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Cut-in-the-Hill is a 1.3-mile (2.1 km) stretch of highway in Covington, Kentucky signed as part of both Interstate 71 and Interstate 75.[1] It is a steep descent into the valley of the Ohio River between Kyles Lane and the Brent Spence Bridge near Cincinnati, Ohio.[2] The hill is known for its high number of automobile accidents.[3][4] In 2006 the Cut-in-the-Hill averaged over seven times more accidents when compared to similar roadways in Kentucky.[3]

At the Cut-in-the-Hill the northbound road takes a sharp left turn into a steep grade down to the Ohio River—about 370 feet (110 m) in 4 miles (6.4 km).[5] Accidents are usually attributed to a combination of speeding, curvy lanes, poor weather, longer stopping times for trucks traveling downhill, and traffic congestion.[3]


Year Wrecks at Cut-in-the-Hill[3]
2003 45
2004 72
2005 74
2006 80

The area earned the sobriquet "Death Hill"[5][6] shortly after Interstate 75 opened in 1962.[5] By 1968 a total of 23 people died in crashes on the hill[5] so a concrete wall was installed to separate northbound and southbound traffic.[5] The wall helped reduce fatal crashes but accidents continued, and in 1977 the hill averaged 583 automobile accidents per year.[5]

In 1986 a tractor-trailer lost control, leading to an accident that caused a Northern Kentucky University student to burn to death in his car.[5] As a result, Governor Martha Layne Collins banned most northbound tractor-trailer traffic from the hill.[5] From 1989 until 1994 $50-million in reconstruction was spent to straighten the hill's S-curve and add a fourth lane for southbound traffic,[3] and in 1995 the truck ban was lifted.[3]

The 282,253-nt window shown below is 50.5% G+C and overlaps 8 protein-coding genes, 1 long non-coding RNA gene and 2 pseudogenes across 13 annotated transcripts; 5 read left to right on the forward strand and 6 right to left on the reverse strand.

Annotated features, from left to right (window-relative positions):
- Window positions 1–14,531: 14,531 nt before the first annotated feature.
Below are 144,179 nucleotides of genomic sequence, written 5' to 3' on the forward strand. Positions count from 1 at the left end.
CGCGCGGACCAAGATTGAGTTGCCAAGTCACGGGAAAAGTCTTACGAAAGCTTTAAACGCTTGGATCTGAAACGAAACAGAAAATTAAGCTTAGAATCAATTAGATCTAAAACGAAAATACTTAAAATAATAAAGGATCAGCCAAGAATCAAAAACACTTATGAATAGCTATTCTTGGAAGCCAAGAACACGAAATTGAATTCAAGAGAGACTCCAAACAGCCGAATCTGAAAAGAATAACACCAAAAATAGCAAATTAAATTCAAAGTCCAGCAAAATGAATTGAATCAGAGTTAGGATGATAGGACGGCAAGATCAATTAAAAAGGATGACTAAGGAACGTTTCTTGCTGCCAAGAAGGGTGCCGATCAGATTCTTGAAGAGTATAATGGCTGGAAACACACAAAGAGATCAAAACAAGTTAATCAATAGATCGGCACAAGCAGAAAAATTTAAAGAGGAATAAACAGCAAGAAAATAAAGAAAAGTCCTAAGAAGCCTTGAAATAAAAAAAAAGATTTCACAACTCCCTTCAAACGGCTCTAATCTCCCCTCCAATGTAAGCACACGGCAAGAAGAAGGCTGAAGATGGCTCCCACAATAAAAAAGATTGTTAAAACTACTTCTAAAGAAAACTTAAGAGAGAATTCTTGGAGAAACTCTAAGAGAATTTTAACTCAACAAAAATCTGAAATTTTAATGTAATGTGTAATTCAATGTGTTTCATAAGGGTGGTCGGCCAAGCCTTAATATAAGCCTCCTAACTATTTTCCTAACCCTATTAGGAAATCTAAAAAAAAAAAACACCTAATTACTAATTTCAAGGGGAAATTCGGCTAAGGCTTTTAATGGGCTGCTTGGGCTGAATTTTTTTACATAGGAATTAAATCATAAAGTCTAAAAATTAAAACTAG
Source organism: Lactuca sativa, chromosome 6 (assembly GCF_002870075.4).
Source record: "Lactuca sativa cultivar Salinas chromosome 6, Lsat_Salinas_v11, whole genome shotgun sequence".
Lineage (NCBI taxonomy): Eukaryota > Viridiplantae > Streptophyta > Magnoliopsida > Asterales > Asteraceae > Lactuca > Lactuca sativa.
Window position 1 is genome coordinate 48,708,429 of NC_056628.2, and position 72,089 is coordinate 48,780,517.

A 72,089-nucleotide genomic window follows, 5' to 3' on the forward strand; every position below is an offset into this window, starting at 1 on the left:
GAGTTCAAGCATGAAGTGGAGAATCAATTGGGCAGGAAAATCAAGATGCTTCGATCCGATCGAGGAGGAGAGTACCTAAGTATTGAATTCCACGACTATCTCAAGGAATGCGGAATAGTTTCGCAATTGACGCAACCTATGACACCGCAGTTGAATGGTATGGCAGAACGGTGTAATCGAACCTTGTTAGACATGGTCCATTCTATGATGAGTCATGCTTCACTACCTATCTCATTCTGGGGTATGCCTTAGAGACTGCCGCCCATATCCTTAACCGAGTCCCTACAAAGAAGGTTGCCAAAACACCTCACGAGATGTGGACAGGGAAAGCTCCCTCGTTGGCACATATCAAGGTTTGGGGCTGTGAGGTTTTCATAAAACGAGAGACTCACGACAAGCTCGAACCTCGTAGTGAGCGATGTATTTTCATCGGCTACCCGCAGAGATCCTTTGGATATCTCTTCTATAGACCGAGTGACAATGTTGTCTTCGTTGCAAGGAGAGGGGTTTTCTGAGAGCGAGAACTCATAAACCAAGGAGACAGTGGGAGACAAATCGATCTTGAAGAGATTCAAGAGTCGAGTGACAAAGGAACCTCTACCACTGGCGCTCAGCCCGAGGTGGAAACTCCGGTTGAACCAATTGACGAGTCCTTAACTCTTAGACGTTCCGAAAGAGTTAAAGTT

In 2006 the hill and the Brent Spence Bridge saw 151 crashes in the northbound lane and 121 crashes in the southbound lane, totaling 272 in all.[7] To help reduce the number of accidents a flashing "Steep Grade" sign was installed,[7] and a Kentucky State Police trooper was assigned to patrol just the Cut-in-the-Hill.[3] Additionally, eight radar speed signs were installed in 2007 to remind motorists to drive a safer speed.[8]

The Cut-in-the-Hill was originally designed to carry up to 80,000 vehicles per day, but in 2006 it carried 155,000 daily.[3] Kentucky officials are reportedly working to raise more than $2 billion to replace the section of highway,[3] but as of 2012 no construction is planned.[3]


  1. ^ Smith, Steve; et al. (2007). "Around Town". Cincinnati USA City Guide. Cincinnati Magazine. p. 79. Retrieved 2013-05-06. 
  2. ^ "Travel Restrictions Lifted, But Officials Urge Caution". WLWT. January 27, 2009. Retrieved 2009-01-28. 
  3. ^ a b c d e f g h i j Saladin, Luke E. (January 6, 2007). "Is Cut-in-the-Hill unsafe?". Cincinnati Post. Retrieved 2009-01-28. 
  4. ^ "Aggressive Driving Crackdown Starts". October 7, 2008. Retrieved 2009-01-28. 
  5. ^ a b c d e f g h Eigelbach, Kevin (2007-01-31). "Is I-75 Cut plan making the grade?". Kentucky Post. Retrieved 2009-01-28. 
  6. ^ Saladin, Luke E. (January 11, 2007). "Why 'Cut' warning might work". Cincinnati Enquirer. Retrieved 2009-01-28. 
  7. ^ a b Rutledge, Mike (January 10, 2007). "'Cut-in-hill' wrecks pile up: 272 crashes in '06; warning will flash". Cincinnati Enquirer. Retrieved 2009-01-28. 
  8. ^ Kettler, Shannon (2007-09-17). "New Radar Speed Signs On Display On I-75". Retrieved 2009-01-28. 

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Coordinates: 39°4′00″N 84°31′14″W / 39.06667°N 84.52056°W / 39.06667; -84.52056